This Is Who College-Aged Men Think are Smartest in Class
Now we know gender bias doesn't just exist in the workplace.
A study from the University of Washington published in PLOS ONE surveyed approximately 1,700 students in three biology courses. The study found that young men overestimated the academic performance of their male peers, even over better-performing female students.
Young men gave more credit to their male classmates by almost a full GPA point, meaning young men in the classroom consistently believed their fellow men were better students than the women in the class.
On the other hand, young women in the classroom gave other fellow female students a GPA increase of about 0.04 — too small to show any gender preference in the study.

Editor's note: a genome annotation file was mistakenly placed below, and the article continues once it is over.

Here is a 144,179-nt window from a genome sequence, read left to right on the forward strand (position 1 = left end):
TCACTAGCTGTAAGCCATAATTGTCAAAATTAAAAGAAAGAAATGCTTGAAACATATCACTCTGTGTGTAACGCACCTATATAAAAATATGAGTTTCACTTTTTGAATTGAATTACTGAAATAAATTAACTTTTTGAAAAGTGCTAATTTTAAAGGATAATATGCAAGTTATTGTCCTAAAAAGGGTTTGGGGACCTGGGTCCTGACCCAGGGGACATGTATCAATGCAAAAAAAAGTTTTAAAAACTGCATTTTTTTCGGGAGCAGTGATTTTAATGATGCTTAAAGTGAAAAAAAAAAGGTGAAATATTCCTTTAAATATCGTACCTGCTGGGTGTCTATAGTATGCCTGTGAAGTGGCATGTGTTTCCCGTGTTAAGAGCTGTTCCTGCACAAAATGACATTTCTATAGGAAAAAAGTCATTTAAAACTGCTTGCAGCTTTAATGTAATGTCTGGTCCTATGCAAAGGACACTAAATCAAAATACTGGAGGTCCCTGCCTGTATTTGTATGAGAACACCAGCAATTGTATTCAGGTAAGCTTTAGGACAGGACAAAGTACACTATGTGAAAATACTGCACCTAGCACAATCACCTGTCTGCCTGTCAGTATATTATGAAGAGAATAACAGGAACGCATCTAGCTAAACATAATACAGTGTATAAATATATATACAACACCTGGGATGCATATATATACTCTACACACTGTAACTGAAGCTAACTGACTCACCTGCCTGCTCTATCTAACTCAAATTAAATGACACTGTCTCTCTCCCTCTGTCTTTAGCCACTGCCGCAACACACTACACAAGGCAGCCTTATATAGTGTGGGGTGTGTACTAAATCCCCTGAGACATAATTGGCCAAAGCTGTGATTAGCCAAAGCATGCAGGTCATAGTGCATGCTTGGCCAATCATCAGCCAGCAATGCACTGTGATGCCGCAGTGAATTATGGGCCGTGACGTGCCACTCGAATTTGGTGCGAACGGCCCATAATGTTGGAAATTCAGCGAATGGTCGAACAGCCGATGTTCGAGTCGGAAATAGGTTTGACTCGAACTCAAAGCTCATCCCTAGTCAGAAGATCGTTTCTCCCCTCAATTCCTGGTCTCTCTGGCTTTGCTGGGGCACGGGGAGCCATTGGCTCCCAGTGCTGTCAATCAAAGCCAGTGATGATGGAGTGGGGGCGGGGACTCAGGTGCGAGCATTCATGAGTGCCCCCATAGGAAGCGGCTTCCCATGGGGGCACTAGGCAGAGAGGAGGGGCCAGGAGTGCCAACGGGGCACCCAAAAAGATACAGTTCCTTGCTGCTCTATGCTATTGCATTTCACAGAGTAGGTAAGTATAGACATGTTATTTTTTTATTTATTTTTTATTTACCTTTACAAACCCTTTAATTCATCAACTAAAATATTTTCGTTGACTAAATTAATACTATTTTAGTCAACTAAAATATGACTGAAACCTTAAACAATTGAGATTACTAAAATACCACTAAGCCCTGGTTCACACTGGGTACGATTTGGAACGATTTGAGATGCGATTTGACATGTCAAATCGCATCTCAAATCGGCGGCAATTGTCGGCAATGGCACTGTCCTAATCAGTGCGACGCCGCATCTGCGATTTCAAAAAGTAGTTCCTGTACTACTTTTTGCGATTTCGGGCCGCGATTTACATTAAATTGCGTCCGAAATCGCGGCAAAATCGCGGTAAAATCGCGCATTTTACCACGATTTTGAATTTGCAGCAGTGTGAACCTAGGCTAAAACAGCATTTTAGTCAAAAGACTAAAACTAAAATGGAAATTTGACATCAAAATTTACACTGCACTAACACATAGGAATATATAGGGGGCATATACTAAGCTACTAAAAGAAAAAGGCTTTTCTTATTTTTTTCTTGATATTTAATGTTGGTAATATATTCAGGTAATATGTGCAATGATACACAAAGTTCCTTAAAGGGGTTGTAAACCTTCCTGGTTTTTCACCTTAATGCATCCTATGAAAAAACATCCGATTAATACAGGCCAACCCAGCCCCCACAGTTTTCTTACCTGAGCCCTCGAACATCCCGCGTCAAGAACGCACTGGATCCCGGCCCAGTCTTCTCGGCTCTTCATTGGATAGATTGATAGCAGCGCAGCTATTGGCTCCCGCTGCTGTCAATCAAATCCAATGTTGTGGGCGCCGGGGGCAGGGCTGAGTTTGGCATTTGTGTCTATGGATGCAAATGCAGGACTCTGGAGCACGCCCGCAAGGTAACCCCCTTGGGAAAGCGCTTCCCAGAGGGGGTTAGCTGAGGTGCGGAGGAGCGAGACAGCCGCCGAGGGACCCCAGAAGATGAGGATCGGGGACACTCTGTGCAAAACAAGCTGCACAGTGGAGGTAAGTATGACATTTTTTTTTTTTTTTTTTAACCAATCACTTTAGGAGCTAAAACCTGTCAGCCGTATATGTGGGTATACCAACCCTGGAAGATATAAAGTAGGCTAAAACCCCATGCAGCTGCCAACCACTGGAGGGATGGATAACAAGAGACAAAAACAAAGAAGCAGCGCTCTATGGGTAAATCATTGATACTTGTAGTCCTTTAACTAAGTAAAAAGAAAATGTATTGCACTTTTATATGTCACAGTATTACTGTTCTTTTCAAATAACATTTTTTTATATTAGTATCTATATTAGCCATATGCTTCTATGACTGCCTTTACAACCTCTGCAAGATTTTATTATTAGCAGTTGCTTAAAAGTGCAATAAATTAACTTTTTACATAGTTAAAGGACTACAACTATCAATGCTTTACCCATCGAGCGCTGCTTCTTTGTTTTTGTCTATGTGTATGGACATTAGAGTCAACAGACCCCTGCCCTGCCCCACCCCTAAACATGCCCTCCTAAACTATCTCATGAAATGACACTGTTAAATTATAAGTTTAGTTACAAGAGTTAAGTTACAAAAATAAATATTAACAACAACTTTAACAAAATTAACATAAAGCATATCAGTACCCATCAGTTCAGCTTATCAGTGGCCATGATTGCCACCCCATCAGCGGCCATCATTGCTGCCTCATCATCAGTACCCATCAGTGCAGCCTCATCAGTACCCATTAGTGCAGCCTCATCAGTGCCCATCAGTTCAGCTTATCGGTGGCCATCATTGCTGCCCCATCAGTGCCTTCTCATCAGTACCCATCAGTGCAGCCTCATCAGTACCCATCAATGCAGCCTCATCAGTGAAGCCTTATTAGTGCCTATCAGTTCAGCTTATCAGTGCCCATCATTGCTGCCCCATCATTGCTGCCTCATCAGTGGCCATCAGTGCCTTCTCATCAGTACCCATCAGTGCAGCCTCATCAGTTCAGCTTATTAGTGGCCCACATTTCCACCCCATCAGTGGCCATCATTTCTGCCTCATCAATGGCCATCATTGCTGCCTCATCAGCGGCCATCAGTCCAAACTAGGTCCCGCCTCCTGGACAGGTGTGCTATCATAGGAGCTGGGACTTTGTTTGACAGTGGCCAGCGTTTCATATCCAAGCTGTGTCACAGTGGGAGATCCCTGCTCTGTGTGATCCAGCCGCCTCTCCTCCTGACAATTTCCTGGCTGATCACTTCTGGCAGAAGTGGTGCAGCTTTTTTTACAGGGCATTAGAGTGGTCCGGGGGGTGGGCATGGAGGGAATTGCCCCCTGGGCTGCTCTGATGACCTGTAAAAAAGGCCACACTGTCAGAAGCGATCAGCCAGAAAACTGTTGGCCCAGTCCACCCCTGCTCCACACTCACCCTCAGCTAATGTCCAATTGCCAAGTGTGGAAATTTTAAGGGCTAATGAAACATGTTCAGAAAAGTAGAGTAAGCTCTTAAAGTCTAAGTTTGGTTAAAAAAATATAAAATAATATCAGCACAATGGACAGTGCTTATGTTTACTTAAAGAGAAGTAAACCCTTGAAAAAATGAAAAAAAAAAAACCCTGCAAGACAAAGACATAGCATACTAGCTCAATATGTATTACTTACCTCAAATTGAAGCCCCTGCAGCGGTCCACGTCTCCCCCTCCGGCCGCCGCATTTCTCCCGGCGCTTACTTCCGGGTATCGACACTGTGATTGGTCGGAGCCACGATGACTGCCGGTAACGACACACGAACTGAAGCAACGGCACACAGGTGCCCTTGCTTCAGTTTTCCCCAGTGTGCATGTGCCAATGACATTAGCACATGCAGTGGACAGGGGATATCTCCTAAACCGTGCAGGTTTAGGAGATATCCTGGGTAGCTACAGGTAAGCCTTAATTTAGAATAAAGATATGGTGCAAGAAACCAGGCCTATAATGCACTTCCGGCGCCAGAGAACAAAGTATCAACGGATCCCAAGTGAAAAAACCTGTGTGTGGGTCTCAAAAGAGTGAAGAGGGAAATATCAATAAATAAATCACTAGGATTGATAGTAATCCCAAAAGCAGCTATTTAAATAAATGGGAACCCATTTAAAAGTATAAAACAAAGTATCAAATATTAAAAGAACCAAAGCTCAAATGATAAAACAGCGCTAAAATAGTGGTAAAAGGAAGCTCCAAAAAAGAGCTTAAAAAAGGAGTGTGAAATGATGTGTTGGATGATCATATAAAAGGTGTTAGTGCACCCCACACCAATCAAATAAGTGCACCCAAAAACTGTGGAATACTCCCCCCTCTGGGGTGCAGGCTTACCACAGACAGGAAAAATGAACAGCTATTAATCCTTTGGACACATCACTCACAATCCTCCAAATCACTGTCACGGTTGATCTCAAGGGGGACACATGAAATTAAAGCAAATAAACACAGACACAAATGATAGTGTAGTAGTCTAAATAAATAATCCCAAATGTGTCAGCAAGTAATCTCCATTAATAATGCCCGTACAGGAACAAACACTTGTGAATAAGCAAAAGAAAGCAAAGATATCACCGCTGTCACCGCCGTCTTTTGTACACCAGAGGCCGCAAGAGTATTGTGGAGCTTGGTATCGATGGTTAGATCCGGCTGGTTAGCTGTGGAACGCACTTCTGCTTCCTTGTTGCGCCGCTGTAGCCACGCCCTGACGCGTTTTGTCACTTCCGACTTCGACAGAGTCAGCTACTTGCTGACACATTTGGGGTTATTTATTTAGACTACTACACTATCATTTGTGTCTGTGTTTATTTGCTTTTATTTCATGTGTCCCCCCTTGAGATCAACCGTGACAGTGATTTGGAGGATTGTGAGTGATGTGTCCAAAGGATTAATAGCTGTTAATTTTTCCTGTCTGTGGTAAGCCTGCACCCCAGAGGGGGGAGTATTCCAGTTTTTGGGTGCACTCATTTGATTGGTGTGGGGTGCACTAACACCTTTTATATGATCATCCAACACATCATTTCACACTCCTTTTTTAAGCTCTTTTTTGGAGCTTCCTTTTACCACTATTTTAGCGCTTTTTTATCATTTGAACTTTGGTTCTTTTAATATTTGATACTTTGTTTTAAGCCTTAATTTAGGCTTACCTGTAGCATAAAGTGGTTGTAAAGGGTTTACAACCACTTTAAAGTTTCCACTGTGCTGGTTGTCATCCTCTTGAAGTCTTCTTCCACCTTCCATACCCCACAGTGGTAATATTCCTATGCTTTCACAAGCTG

"The male nominators' gender bias is 19 times the size of the female nominators'," said Dan Grunspan, the anthropologist who conducted the study.
"For 18 years, these [young men] have been socialized to have this bias," he said in an interview adding being a man "is some kind of boost."
The study also defined "classroom celebrities," or the students with the most classmate recognition. In one class, the male classroom celebrity received 52 nominations from fellow students, while the female classroom celebrity received only nine.
So it seems some young men about to enter the workforce have an unconscious bias: overestimating their own gender.
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